Peptic ulcer disease (PUD) occurs when there is a break in the stomach lining, lower esophagus, or first part of the small intestine. An ulcer that occurs in the stomach is called a gastric ulcer, while one in the first part of the intestines is a duodenal ulcer. The commonest causes of PUD are the bacteria Helicobacter pylori and the use of nonsteroidal anti-inflammatory drugs (NSAIDs). Other contributing factors include tobacco smoking, Behcet’s disease, stress due to serious illness, Crohn’s disease, liver cirrhosis, and Zollinger-Ellison syndrome. Approximately 33 percent of older people have no symptoms. PUD might lead to complications, such as bleeding, blockage in the stomach, and perforation. Bleeding usually occurs in about 15 percent of patients.
The diagnosis of PUD can be confirmed with an endoscopy or a barium swallow. A Helicobacter pylori infection can be confirmed by testing the blood for antibodies, testing the stool for the bacteria, a urea breath test, or a biopsy of the stomach. The treatment and management of the disease involve quitting smoking, stopping the use of NSAIDs, avoiding alcohol, and taking medications (such as a protein pump inhibitor or an H2 blocker) to lower the production of stomach acid. Bleeding ulcers can be treated with an endoscopy.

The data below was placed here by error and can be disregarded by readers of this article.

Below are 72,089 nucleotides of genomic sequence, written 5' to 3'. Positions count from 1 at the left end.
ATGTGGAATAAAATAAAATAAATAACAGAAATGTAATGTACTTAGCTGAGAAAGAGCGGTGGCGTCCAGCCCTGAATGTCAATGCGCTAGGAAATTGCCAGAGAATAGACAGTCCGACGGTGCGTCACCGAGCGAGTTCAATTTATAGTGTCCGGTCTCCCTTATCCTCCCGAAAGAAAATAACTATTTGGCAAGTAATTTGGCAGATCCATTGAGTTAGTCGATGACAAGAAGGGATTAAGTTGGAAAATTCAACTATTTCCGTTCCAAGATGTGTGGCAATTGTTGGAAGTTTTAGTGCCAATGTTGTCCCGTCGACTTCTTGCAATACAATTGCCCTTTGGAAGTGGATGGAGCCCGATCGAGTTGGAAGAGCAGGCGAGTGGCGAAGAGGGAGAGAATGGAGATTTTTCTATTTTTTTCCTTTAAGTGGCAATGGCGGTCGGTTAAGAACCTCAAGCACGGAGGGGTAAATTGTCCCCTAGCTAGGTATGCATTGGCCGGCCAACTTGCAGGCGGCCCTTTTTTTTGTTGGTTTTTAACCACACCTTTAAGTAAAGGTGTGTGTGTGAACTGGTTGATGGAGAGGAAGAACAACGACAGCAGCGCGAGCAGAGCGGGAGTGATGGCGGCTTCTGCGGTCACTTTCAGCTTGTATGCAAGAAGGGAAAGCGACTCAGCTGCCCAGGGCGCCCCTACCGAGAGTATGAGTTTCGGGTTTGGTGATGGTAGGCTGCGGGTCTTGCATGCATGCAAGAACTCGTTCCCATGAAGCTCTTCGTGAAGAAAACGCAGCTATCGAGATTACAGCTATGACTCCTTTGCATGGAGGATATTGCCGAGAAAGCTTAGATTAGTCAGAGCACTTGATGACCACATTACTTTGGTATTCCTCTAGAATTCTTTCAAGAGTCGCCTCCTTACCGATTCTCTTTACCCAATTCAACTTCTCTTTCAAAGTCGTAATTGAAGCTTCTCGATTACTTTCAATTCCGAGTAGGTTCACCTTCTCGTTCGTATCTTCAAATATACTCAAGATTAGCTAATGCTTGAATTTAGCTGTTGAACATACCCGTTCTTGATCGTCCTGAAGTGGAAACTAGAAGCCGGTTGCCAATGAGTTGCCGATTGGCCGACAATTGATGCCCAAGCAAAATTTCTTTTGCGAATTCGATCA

Approximately 4 percent of the global population have peptic ulcers. In 2015, peptic ulcers resulted in 267,500 deaths and about 87.4 million individuals had new ulcers. Approximately 10 percent of people develop an ulcer at some point in life.
Peptic Ulcer Symptom #1: Upper Abdominal Pain
One of the commonest symptoms of a gastric or duodenal ulcer is pain in the upper abdomen that occurs in the middle of the night or pain that improves or worsens after eating. The pain is often described as a dull ache or burning sensation. Most patients find relief after taking antacids orally.